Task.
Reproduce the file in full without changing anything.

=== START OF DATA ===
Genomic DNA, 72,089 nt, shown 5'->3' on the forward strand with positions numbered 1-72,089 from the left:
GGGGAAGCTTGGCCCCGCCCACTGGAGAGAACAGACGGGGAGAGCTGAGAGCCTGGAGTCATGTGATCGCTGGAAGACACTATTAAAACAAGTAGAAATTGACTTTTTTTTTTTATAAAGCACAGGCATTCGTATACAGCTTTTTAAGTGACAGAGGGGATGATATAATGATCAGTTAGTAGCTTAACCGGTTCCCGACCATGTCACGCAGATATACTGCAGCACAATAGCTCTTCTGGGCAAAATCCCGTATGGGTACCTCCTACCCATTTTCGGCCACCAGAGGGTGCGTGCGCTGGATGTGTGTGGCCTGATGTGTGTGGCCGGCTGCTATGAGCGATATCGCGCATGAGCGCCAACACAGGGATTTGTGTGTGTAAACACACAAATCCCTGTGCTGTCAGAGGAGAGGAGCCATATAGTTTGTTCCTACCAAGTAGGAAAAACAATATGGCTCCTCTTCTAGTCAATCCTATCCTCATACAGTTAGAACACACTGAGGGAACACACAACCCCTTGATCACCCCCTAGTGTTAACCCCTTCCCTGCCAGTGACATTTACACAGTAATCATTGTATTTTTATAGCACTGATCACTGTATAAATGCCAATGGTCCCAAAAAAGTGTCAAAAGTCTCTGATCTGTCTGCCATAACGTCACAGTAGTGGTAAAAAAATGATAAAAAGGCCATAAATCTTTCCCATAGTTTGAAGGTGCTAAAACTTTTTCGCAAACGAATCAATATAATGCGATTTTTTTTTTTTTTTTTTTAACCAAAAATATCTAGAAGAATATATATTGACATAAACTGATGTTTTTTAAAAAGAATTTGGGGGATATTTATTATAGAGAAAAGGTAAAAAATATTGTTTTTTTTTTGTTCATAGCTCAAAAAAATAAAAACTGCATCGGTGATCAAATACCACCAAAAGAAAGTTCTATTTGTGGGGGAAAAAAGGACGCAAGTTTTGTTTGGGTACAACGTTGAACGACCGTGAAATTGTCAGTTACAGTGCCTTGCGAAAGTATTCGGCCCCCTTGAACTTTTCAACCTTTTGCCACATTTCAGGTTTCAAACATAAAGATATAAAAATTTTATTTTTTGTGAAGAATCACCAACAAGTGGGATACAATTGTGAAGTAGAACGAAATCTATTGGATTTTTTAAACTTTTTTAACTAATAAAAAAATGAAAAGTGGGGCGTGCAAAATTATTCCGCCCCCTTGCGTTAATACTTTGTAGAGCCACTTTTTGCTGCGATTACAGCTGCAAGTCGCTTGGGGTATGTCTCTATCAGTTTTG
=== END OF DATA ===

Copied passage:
Genomic DNA, 72,089 nt, shown 5'->3' on the forward strand with positions numbered 1-72,089 from the left:
GGGGAAGCTTGGCCCCGCCCACTGGAGAGAACAGACGGGGAGAGCTGAGAGCCTGGAGTCATGTGATCGCTGGAAGACACTATTAAAACAAGTAGAAATTGACTTTTTTTTTTTATAAAGCACAGGCATTCGTATACAGCTTTTTAAGTGACAGAGGGGATGATATAATGATCAGTTAGTAGCTTAACCGGTTCCCGACCATGTCACGCAGATATACTGCAGCACAATAGCTCTTCTGGGCAAAATCCCGTATGGGTACCTCCTACCCATTTTCGGCCACCAGAGGGTGCGTGCGCTGGATGTGTGTGGCCTGATGTGTGTGGCCGGCTGCTATGAGCGATATCGCGCATGAGCGCCAACACAGGGATTTGTGTGTGTAAACACACAAATCCCTGTGCTGTCAGAGGAGAGGAGCCATATAGTTTGTTCCTACCAAGTAGGAAAAACAATATGGCTCCTCTTCTAGTCAATCCTATCCTCATACAGTTAGAACACACTGAGGGAACACACAACCCCTTGATCACCCCCTAGTGTTAACCCCTTCCCTGCCAGTGACATTTACACAGTAATCATTGTATTTTTATAGCACTGATCACTGTATAAATGCCAATGGTCCCAAAAAAGTGTCAAAAGTCTCTGATCTGTCTGCCATAACGTCACAGTAGTGGTAAAAAAATGATAAAAAGGCCATAAATCTTTCCCATAGTTTGAAGGTGCTAAAACTTTTTCGCAAACGAATCAATATAATGCGATTTTTTTTTTTTTTTTTTTAACCAAAAATATCTAGAAGAATATATATTGACATAAACTGATGTTTTTTAAAAAGAATTTGGGGGATATTTATTATAGAGAAAAGGTAAAAAATATTGTTTTTTTTTTGTTCATAGCTCAAAAAAATAAAAACTGCATCGGTGATCAAATACCACCAAAAGAAAGTTCTATTTGTGGGGGAAAAAAGGACGCAAGTTTTGTTTGGGTACAACGTTGAACGACCGTGAAATTGTCAGTTACAGTGCCTTGCGAAAGTATTCGGCCCCCTTGAACTTTTCAACCTTTTGCCACATTTCAGGTTTCAAACATAAAGATATAAAAATTTTATTTTTTGTGAAGAATCACCAACAAGTGGGATACAATTGTGAAGTAGAACGAAATCTATTGGATTTTTTAAACTTTTTTAACTAATAAAAAAATGAAAAGTGGGGCGTGCAAAATTATTCCGCCCCCTTGCGTTAATACTTTGTAGAGCCACTTTTTGCTGCGATTACAGCTGCAAGTCGCTTGGGGTATGTCTCTATCAGTTTTG